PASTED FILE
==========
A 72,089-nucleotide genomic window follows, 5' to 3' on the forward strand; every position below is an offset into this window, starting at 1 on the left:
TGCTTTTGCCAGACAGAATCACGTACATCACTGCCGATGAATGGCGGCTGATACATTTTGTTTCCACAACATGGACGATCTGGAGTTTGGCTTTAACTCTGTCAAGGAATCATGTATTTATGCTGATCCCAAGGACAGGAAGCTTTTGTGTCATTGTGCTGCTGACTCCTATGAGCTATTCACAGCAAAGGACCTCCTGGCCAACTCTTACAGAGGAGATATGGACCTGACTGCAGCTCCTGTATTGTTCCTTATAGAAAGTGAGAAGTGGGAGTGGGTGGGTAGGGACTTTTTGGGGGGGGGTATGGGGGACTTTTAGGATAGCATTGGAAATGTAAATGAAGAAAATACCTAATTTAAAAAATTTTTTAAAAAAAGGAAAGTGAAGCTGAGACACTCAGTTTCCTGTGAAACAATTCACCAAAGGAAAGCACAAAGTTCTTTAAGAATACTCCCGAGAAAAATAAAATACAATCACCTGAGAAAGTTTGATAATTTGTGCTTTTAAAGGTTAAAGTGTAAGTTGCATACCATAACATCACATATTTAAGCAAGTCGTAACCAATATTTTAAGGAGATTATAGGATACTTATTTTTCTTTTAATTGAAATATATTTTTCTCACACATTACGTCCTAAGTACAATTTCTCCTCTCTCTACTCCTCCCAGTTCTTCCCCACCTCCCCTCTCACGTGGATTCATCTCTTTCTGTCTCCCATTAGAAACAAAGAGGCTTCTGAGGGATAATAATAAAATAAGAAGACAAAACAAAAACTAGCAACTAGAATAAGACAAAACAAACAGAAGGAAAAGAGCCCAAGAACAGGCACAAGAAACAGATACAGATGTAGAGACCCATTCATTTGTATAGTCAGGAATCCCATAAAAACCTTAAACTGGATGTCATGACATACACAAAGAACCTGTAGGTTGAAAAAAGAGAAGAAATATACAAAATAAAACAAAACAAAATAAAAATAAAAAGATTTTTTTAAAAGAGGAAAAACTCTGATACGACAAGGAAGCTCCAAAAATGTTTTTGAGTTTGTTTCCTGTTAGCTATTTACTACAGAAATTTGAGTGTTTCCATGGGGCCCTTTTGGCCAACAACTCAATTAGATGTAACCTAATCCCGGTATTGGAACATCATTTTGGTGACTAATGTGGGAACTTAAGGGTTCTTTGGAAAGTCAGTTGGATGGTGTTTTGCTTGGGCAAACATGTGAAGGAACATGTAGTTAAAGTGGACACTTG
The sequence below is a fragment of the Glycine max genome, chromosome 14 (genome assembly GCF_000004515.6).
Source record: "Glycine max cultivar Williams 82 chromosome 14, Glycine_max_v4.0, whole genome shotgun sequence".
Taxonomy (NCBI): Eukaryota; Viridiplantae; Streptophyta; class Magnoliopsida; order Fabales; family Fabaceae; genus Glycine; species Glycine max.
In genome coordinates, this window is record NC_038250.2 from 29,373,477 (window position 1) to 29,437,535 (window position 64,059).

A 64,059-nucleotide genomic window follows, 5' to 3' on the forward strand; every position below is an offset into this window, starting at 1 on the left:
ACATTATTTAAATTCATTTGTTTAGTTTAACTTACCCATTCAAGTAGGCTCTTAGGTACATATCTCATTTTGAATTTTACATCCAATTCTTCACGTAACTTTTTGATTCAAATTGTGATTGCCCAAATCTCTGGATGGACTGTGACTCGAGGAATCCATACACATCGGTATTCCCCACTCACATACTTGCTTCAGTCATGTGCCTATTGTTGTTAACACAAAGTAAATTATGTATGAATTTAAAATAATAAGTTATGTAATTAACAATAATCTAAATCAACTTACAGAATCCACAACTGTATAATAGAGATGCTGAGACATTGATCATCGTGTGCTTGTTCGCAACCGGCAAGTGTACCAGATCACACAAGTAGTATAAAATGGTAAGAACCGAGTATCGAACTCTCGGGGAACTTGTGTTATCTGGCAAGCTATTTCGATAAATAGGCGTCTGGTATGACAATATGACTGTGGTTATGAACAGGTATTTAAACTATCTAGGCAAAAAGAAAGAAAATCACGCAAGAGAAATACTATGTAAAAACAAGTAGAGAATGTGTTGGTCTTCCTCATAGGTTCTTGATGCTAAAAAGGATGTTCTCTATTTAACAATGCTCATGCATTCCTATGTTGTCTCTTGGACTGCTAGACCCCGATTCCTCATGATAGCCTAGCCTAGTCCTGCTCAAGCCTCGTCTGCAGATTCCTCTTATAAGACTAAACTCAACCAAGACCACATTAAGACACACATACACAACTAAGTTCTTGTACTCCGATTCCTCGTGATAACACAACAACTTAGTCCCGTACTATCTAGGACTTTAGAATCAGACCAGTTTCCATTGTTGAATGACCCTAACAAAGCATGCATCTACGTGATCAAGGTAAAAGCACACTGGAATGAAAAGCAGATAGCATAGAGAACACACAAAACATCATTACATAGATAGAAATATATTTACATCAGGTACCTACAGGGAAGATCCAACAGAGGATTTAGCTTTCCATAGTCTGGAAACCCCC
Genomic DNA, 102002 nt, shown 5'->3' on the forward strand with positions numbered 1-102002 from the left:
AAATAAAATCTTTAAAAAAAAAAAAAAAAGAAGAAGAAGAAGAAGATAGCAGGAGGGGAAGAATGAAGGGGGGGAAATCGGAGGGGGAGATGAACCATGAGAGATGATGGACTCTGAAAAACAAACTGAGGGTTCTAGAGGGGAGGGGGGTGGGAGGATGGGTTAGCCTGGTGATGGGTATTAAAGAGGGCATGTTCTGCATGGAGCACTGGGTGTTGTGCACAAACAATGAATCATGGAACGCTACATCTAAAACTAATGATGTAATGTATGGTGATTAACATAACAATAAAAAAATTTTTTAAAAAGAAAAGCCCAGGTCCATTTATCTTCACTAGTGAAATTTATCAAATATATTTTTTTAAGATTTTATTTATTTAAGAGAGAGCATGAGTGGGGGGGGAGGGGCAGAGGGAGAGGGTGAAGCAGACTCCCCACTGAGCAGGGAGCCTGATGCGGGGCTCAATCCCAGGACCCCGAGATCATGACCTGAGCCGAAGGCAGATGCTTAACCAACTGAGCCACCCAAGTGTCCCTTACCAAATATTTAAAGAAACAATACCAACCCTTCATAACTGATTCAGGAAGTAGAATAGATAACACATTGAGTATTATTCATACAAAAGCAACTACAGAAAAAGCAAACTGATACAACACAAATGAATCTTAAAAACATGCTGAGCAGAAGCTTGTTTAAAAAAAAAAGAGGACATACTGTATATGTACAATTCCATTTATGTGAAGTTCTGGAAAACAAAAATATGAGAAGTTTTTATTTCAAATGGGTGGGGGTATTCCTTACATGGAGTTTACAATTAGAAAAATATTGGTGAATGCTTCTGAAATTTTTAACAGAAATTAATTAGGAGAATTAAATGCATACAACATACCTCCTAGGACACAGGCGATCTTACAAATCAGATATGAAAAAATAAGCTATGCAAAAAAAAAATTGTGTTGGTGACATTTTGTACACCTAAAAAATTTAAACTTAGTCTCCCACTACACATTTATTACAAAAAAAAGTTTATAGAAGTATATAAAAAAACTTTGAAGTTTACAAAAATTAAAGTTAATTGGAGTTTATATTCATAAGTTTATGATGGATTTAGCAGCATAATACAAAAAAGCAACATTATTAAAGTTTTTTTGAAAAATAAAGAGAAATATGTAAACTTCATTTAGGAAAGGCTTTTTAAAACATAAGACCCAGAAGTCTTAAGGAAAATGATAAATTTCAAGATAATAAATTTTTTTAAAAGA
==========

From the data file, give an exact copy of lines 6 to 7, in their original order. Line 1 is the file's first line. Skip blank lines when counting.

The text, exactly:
In genome coordinates, this window is record NC_038250.2 from 29,373,477 (window position 1) to 29,437,535 (window position 64,059).

A 64,059-nucleotide genomic window follows, 5' to 3' on the forward strand; every position below is an offset into this window, starting at 1 on the left: